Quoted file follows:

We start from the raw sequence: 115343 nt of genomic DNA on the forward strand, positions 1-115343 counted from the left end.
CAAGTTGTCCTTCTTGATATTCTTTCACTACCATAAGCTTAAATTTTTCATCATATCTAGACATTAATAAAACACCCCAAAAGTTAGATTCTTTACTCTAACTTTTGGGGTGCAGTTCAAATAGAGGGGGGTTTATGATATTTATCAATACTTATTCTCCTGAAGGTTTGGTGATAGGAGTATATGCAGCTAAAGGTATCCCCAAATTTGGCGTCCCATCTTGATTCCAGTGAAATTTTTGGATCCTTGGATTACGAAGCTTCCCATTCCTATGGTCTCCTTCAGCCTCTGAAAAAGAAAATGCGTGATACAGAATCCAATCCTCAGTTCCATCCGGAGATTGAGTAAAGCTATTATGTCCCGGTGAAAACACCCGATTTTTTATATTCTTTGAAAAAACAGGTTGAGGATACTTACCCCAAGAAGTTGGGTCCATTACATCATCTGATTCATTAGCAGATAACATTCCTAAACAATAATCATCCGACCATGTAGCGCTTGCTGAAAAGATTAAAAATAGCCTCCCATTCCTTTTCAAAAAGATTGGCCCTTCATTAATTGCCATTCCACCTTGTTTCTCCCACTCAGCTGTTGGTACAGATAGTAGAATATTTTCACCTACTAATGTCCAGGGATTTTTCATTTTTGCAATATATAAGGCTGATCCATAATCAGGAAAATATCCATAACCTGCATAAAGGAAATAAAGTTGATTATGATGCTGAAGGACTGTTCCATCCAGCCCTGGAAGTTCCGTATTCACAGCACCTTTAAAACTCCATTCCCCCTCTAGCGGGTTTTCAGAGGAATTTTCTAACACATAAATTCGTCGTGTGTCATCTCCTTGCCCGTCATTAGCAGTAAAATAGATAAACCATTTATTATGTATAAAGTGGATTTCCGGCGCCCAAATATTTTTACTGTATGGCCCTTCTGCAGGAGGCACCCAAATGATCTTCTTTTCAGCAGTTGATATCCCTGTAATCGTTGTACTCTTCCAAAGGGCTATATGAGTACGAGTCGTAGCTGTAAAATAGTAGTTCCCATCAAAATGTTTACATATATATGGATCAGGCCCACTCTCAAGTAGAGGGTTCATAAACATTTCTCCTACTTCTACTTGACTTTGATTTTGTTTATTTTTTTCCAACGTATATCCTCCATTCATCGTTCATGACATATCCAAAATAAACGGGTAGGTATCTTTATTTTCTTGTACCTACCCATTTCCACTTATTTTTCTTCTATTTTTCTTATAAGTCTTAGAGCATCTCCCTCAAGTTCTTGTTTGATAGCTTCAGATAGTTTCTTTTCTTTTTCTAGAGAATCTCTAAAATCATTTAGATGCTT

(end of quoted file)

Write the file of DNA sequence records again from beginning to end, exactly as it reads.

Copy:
We start from the raw sequence: 115343 nt of genomic DNA on the forward strand, positions 1-115343 counted from the left end.
CAAGTTGTCCTTCTTGATATTCTTTCACTACCATAAGCTTAAATTTTTCATCATATCTAGACATTAATAAAACACCCCAAAAGTTAGATTCTTTACTCTAACTTTTGGGGTGCAGTTCAAATAGAGGGGGGTTTATGATATTTATCAATACTTATTCTCCTGAAGGTTTGGTGATAGGAGTATATGCAGCTAAAGGTATCCCCAAATTTGGCGTCCCATCTTGATTCCAGTGAAATTTTTGGATCCTTGGATTACGAAGCTTCCCATTCCTATGGTCTCCTTCAGCCTCTGAAAAAGAAAATGCGTGATACAGAATCCAATCCTCAGTTCCATCCGGAGATTGAGTAAAGCTATTATGTCCCGGTGAAAACACCCGATTTTTTATATTCTTTGAAAAAACAGGTTGAGGATACTTACCCCAAGAAGTTGGGTCCATTACATCATCTGATTCATTAGCAGATAACATTCCTAAACAATAATCATCCGACCATGTAGCGCTTGCTGAAAAGATTAAAAATAGCCTCCCATTCCTTTTCAAAAAGATTGGCCCTTCATTAATTGCCATTCCACCTTGTTTCTCCCACTCAGCTGTTGGTACAGATAGTAGAATATTTTCACCTACTAATGTCCAGGGATTTTTCATTTTTGCAATATATAAGGCTGATCCATAATCAGGAAAATATCCATAACCTGCATAAAGGAAATAAAGTTGATTATGATGCTGAAGGACTGTTCCATCCAGCCCTGGAAGTTCCGTATTCACAGCACCTTTAAAACTCCATTCCCCCTCTAGCGGGTTTTCAGAGGAATTTTCTAACACATAAATTCGTCGTGTGTCATCTCCTTGCCCGTCATTAGCAGTAAAATAGATAAACCATTTATTATGTATAAAGTGGATTTCCGGCGCCCAAATATTTTTACTGTATGGCCCTTCTGCAGGAGGCACCCAAATGATCTTCTTTTCAGCAGTTGATATCCCTGTAATCGTTGTACTCTTCCAAAGGGCTATATGAGTACGAGTCGTAGCTGTAAAATAGTAGTTCCCATCAAAATGTTTACATATATATGGATCAGGCCCACTCTCAAGTAGAGGGTTCATAAACATTTCTCCTACTTCTACTTGACTTTGATTTTGTTTATTTTTTTCCAACGTATATCCTCCATTCATCGTTCATGACATATCCAAAATAAACGGGTAGGTATCTTTATTTTCTTGTACCTACCCATTTCCACTTATTTTTCTTCTATTTTTCTTATAAGTCTTAGAGCATCTCCCTCAAGTTCTTGTTTGATAGCTTCAGATAGTTTCTTTTCTTTTTCTAGAGAATCTCTAAAATCATTTAGATGCTT